Last time we talked about the big three. Food. Water. Shelter. If you missed it go back and check it out here. Without having successfully planned for those three things nothing else matters. So for the sake of the rest of this series we will assume you’ve gotten the basics under control. Today I’m going to go through the basics of a 72 hour bag. Also known as a bug-out bag or a go-bag depending on who you are talking to. We have a 72 hour bag each for any and every emergency. It has the basics for us to survive in most situations for at least 3 days. Whether that is going to a shelter to ride out a storm or making a break for it when the zombies are knocking on our door. For us the term bug-out bag or go-bag is more tactical and is for when SHTF in a more serious way (ie major breakdown of law and order) and contains elements to help us survive long term against the undead and the mobs of hungry survivors. But that’s for another discussion.
Let’s start with the bag. We have two solid, good sized internal frame hiking bags:
The key is to find a bag that can fit everything you need, but won’t become too heavy for you to carry. Hiking or camping bags are great for this purpose because they are designed to fit comfortably for different body types and rugged enough to handle being beat up. I like a lot of pockets because it makes it easier for me to store all the small things and for everything have a place. Bonus points if you have a bag that can fit a water bladder or camel-back type device (always be thinking about those big three). We also have a 72 hour bag for our fur baby. At some point I would like to find one that he could actually wear, because my dog is seriously the size of a small horse he should be able to carry his own weight) but for now I have it in a small sling style bag that I can wear on my front even when wearing my 72 hour bag.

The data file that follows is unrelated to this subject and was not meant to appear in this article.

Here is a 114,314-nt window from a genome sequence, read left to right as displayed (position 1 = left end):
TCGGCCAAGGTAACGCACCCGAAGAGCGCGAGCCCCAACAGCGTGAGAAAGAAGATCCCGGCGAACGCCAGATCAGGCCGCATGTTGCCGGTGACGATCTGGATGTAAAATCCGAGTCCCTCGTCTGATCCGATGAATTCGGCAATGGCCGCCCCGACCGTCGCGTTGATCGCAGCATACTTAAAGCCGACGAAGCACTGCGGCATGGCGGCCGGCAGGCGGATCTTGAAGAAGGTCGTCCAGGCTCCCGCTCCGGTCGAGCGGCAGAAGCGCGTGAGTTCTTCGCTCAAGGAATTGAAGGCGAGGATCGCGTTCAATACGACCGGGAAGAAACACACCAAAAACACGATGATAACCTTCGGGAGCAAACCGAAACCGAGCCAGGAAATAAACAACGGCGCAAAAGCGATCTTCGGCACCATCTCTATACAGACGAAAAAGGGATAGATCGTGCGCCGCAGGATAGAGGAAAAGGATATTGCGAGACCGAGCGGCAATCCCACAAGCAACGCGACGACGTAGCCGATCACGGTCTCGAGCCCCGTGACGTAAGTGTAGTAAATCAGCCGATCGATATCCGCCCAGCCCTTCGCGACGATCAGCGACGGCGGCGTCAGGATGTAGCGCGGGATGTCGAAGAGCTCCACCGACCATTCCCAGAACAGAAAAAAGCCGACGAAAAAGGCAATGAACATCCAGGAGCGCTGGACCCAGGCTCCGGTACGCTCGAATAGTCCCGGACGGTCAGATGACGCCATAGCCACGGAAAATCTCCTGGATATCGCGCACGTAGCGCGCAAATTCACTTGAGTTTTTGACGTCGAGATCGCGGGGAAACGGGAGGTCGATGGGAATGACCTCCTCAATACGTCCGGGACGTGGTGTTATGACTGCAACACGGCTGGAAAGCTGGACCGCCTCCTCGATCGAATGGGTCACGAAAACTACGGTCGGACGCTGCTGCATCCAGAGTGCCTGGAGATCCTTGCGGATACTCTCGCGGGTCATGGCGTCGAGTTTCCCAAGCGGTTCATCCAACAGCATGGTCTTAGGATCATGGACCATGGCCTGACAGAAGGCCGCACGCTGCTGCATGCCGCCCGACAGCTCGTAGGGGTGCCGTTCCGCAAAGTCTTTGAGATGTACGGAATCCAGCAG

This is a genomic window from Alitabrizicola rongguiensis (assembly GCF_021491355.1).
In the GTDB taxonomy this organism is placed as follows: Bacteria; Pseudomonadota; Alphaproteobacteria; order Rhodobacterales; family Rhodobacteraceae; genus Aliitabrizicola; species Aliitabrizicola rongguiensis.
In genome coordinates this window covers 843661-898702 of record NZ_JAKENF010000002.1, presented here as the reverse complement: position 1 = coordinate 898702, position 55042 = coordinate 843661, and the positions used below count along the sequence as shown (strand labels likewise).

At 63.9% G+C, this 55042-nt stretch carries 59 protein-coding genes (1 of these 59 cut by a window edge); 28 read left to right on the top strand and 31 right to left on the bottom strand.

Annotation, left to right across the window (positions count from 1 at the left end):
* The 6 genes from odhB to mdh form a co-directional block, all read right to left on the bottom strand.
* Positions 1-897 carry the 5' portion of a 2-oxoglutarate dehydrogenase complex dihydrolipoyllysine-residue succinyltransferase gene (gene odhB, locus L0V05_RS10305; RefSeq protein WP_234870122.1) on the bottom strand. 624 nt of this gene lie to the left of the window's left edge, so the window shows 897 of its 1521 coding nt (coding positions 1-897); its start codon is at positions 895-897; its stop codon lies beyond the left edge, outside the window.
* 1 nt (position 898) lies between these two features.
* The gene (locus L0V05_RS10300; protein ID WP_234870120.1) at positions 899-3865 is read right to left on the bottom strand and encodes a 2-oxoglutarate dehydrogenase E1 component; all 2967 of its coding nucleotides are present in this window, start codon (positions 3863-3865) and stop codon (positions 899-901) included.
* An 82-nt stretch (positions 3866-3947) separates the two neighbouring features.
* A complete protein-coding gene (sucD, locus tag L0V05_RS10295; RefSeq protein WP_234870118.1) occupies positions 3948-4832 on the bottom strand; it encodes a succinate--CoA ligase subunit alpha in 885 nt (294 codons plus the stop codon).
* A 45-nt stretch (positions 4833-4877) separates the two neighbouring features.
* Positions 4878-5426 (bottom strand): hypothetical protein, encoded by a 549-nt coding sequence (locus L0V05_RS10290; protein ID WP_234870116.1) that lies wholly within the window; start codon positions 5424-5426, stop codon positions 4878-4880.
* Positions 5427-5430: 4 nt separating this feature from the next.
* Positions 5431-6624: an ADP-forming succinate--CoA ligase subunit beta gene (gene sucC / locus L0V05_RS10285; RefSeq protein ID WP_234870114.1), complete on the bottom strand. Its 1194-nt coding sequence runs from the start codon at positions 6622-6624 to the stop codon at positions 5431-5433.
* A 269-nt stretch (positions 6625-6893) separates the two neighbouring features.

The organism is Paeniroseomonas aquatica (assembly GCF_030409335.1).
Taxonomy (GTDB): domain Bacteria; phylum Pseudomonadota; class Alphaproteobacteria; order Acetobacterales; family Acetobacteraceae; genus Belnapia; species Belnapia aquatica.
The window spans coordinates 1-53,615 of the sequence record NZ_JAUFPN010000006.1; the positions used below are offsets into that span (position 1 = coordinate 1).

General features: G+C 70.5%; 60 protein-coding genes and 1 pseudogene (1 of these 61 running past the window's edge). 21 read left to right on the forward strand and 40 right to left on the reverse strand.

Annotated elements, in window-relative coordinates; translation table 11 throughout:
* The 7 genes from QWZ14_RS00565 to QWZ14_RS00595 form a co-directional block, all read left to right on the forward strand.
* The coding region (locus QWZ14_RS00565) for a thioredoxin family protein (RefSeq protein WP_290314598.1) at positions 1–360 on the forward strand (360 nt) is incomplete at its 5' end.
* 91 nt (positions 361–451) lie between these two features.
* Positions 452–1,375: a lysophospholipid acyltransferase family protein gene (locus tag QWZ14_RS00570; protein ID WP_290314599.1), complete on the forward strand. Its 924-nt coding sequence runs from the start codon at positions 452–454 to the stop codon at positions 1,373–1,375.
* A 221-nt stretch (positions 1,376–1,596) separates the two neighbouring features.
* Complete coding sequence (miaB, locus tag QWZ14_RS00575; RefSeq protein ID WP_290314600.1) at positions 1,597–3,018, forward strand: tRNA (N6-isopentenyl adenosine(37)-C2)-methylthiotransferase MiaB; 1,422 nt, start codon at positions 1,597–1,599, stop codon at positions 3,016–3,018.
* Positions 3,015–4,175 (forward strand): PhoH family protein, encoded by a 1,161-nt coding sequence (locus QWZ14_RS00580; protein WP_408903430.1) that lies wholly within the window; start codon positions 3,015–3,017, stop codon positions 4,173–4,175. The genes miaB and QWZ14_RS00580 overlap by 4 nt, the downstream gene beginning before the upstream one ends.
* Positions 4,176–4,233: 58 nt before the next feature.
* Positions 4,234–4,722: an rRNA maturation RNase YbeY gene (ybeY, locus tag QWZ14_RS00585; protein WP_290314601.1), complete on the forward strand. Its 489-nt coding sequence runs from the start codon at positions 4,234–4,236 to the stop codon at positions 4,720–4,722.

Now what should go in your bag? This is entirely up to you and what you find most important. We each have 3 days worth of meals in our bag, mostly easy to make and consume meals with high calorie/nutrient value. They’re also high in carbs, because in an emergency you’re going to want a little bit of comfort.
- Pasta- one pound each
- Oatmeal packets– 6 each (since they’re small and delicious I threw in an extra one each)
- Peanut butter- high in fat and protein. Survived on peanut butter when I was in basic training)
- Powdered drink mix- great for flavoring bland distilled water and a good sugar boost
- Homemade granola
- Dried fruit
- Salt, pepper, spices.
I’m want to get small propane stoves to add to each bag since we already have a couple small propane tanks. We also had extra silverware that I put in each bag, 1 set each. Some people prefer plastic, but I’d rather have something more durable and I realize that when SHTF there will be enough trash around without me adding to it.
While I’m not a huge fan of plastic baggies I do love them for our 72 hour bags. You have no idea what kinds of elements you’ll be dealing with, having things in their own baggie guarantees that everything stays dry and clean regardless of the conditions. It also makes it easier to keep things grouped together.
We each have a change of clothing in our bags. Comfortable and durable, a pair of jeans, socks, underwear, a t-shirt and a sweatshirt each. Included with what’s on our back that gives us two whole outfits. Throw in an extra pair of socks and extra undies because especially in an emergency situation cleanliness is important.